Tag Archives: Texas

State Begins Process To Revoke Charter Of Prime Prep Academy

Source: CBSDFW.COM, July 15, 2014

The Texas Education Agency is taking steps to shutdown the charter school started by former Dallas Cowboy Deion Sanders. TEA officials confirmed to CBS 11 News that they have “started the revocation process” against Uplift Fort Worth — the sponsoring entity of Prime Prep Academy. A letter sent to Uplift Fort Worth board president Chris Lewis and Prime Prep superintendent Ron Price cited “demonstration of unsatisfactory financial performance and failure to comply with Texas Education Code.”
In April, Price, a former Dallas ISD trustee, told the FBI he suspected federal money earmarked for the 300 students of the school was being used improperly. When Price made the allegations sources told CBS 11 News some of the concerns centered around some 400 computers, bought with federal money, that instead of going to students were sold for profit….

Roof collapses at Texas prison operated by Utah company

Source: Associated Press, July 19, 2014

… Lufkin Police and Texas DPS officers work to secure the backside of the Diboll Correctional Facility on Saturday, July 19, 2014 in Diboll, Texas. Authorities say the roof of the privately run East Texas prison has collapsed, temporarily trapping dozens of inmates. Warden David Driskell says 84 inmates were in the area and many were trapped briefly. Diboll police Sgt. Brandan Lovell says 20 inmates were injured, with 10 taken to hospitals. Driskell said the others were treated at the scene for minor injuries and none appeared life-threatening. … The 518-bed minimum-security facility is operated by Centerville, Utah-based Management & Training Corp….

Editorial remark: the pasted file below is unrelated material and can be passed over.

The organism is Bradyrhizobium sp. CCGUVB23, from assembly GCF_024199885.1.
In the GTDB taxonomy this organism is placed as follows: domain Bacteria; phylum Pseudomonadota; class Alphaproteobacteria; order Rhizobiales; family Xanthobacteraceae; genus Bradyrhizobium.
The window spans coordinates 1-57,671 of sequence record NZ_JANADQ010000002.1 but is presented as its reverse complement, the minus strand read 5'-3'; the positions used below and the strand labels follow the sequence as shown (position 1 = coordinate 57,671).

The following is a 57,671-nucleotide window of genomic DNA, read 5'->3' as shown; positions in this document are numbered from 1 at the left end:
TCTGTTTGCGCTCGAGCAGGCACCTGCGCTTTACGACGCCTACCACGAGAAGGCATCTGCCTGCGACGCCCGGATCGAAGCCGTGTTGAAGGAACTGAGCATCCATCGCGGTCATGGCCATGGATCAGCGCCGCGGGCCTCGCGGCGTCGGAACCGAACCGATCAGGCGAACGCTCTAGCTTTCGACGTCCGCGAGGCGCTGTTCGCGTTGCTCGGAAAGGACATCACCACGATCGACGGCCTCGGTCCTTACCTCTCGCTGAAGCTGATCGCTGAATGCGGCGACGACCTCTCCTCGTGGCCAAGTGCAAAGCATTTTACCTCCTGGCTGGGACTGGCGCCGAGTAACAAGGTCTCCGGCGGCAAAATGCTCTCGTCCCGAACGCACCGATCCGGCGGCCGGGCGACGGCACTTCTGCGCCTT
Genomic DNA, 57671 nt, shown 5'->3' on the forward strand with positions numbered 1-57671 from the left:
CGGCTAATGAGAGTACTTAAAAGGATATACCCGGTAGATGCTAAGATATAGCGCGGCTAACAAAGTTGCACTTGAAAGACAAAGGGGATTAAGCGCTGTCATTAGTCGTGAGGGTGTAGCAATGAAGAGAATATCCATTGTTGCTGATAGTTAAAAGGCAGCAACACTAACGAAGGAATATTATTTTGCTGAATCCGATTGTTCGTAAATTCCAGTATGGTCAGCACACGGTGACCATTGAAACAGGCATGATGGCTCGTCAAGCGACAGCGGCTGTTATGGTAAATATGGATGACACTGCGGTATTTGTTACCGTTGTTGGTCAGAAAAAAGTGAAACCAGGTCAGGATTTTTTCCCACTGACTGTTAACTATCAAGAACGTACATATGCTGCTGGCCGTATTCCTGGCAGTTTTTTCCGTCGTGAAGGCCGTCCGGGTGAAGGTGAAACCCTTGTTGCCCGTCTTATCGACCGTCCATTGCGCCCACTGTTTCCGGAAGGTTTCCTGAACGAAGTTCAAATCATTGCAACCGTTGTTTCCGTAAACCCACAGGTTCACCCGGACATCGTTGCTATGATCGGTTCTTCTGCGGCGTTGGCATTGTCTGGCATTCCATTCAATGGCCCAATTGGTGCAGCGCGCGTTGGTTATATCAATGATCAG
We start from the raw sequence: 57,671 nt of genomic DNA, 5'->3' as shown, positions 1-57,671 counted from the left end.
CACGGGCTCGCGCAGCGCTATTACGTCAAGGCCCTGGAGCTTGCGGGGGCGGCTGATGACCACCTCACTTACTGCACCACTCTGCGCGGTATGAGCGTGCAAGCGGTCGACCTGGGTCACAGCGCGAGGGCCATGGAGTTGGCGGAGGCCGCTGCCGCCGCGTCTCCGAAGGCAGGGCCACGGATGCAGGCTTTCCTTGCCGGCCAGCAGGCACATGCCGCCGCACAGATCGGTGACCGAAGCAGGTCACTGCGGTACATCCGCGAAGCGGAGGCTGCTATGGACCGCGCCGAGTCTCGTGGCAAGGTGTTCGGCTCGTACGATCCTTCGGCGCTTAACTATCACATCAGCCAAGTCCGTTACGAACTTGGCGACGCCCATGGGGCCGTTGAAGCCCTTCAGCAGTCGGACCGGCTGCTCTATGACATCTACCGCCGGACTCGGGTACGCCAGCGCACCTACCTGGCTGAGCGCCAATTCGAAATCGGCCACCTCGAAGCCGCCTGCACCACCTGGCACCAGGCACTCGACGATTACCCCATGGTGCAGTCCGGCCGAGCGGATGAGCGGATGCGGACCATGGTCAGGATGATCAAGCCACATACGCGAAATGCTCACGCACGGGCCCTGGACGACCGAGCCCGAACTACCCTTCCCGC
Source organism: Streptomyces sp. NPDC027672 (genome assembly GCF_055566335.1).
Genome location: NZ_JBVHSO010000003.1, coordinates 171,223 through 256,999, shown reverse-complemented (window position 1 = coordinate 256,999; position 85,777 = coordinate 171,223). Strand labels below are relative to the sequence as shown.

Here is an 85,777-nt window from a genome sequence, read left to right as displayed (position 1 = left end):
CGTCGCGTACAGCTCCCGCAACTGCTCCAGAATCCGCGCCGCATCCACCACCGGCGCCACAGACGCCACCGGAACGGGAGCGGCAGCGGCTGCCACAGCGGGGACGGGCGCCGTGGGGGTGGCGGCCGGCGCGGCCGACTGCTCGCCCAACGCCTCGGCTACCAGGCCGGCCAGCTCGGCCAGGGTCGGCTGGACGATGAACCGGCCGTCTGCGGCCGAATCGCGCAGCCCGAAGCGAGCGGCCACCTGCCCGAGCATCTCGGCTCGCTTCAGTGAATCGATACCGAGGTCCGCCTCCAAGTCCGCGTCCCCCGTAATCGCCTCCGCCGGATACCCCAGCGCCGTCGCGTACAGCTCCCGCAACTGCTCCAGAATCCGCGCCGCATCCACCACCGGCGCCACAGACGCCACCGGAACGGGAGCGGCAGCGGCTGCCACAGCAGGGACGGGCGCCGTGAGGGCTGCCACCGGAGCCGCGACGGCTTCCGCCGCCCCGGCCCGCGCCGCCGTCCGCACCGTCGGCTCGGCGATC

Related:
Roof at correctional center in Diboll collapses /Authorities say no inmates have life-threatning injuries
Source: Samantha Ptashkin, Amanda Perez, click2houston.com, July 19, 2014

A ceiling collapse at an east Texas prison facility injured 19 inmates Saturday, hurting one of them critically. The collapse happened around 11:30 a.m. at the Diboll Correctional Center, a privately run facility that houses minimum security inmates for the state of Texas. According to Management and Training Corporation, which manages the facility, the collapse happened in the day area of a wing that houses a total of 86 inmates. The day area is described as the housing unit’s open space. It is surrounded by individual cells that house inmates….